So what of Spain, the current causal hotspot of European food shortages and producer of 10% of Britain’s total food imports? Already this year, the country is in a record-breaking spring heatwave. What if recent droughts continue to persist?

“I don’t think it will get to the stage where the retailers move production entirely out of Spain because it is an incredibly important part of the supply chain,” says Opie. Nonetheless, since it has become “more of a risk”, he does suggest supermarkets think of alternatives.

But even this has obvious limitations. “There’s only so many times you can keep shifting until there’s nowhere else to shift to,” says Martin Baxter, deputy CEO at the Institute of Environmental Management and Assessment. “The question is do businesses have the foresight to recognise that and therefore make the investments to build resilience?”

To achieve long-term durability, companies need to know exactly the type of risks they are dealing with, which is where mandatory policy like the UN’s Task Force on Climate-related Financial Disclosures (TCFD) comes into play.

Now a legal bind, the TCFD framework requires large businesses in the UK, such as Tesco, Unilever and Danone, to include climate risks in their annual reporting. It forces companies to place a financial value on the risk of climate breakdown, encouraging the risks to be valued as much by commercial teams as those focused on sustainability.

“Even under optimistic scenarios, global agriculture is facing a new climate reality”

Jonas Jägermeyr

The IPCC has made it clear global warming, under any scenario, comes with a financial toll, from the energy needed to heat or cool industrial livestock facilities to changes in feed quality and quantity, as well as managing limited water resources more efficiently.

So TCFDs crucially provide a glimpse into how much addressing that impact is going to cost companies. For instance, Tesco’s latest TCFD report showed that the potential impacts of a 2°C scenario on its animal protein and property categories could respectively amount to £150m-200m and £50m-100m annually by 2030.

Even Nestlé’s low emissions scenario predicts a cashflow impact of up to £16bn by 2030. For most companies, the more costly measures include potential carbon taxes, adoption of lower-carbon tech, and consumer demand shifting to more sustainable choices.

But while the common thread in all these assessments is the significant financial cost of addressing climate action, by and large there is recognition that the risks of not acting pose more serious financial threats in the long term.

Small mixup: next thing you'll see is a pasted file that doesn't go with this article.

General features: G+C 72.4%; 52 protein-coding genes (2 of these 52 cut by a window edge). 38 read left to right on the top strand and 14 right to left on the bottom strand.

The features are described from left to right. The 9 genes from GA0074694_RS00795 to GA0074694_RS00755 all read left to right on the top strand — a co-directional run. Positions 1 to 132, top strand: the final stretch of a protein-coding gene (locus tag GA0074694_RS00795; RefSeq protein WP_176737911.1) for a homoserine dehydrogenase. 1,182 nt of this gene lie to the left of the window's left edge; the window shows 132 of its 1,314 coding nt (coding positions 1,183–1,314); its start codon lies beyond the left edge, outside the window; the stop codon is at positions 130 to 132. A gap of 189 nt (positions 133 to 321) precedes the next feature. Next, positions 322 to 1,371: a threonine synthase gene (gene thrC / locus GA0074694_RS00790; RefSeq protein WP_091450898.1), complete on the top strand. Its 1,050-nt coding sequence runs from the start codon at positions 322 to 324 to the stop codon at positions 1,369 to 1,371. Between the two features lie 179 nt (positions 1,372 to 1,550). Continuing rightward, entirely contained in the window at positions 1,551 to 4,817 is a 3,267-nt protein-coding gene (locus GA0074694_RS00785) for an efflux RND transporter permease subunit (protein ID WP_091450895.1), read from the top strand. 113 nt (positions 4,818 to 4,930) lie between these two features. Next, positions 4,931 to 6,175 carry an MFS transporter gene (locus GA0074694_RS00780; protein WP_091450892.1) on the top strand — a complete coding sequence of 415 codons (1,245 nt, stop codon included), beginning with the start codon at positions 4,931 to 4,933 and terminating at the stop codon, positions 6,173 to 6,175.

Investors are therefore wary too. FAIRR, an investor network representing over £56 trillion in combined assets, reported in March that ‘business as usual’ from now on would lead to 40 livestock companies suffering a 7% reduction in profit margins compared with 2020. This represents £19bn in total, equivalent to over seven times Tesco’s annual profits.

Considering the meat and dairy sectors are set to be some of the most affected by climate change, as per FAO estimates, it’s to their benefit to have robust mitigation strategies in place.


Source: Published in One Earth, May 2021

Low emissions scenario vs high emissions scenario. Key: Blue = Low risk zone. Orange = Medium risk zone. Red = Critical risk zone

Even so, there are concerns that many businesses are failing to take necessary action. JBS, for instance, the largest meat processing company in the world, was referred to the US financial regulator by campaigners over claims it had failed to disclose the full impact of its carbon emissions when selling green bonds to investors earlier this year.

Tesco too was recently slammed for allegedly buying chicken and pork fed on soy allegedly from illegally deforested areas in the Amazon. And Nestlé was accused of falling short of its own net zero ambitions just last week by failing to set methane emissions reduction targets.

A lack of corporate buy-in is already having direct consequences on the climate, with the likelihood of keeping below the 1.5°C limit down by 10% since the IPCC’s first global warming special report in 2018. This is the “direct result of governments and corporates in high-emitting economies failing to implement the needed transformation in a coherent manner,” according to Amir Sokolowski, global director for climate change at the Carbon Disclosure Project (CDP).

Inside Nestlé, there is an awareness “we can do more and we need to accelerate”, says Emma Keller, the company’s head of sustainability.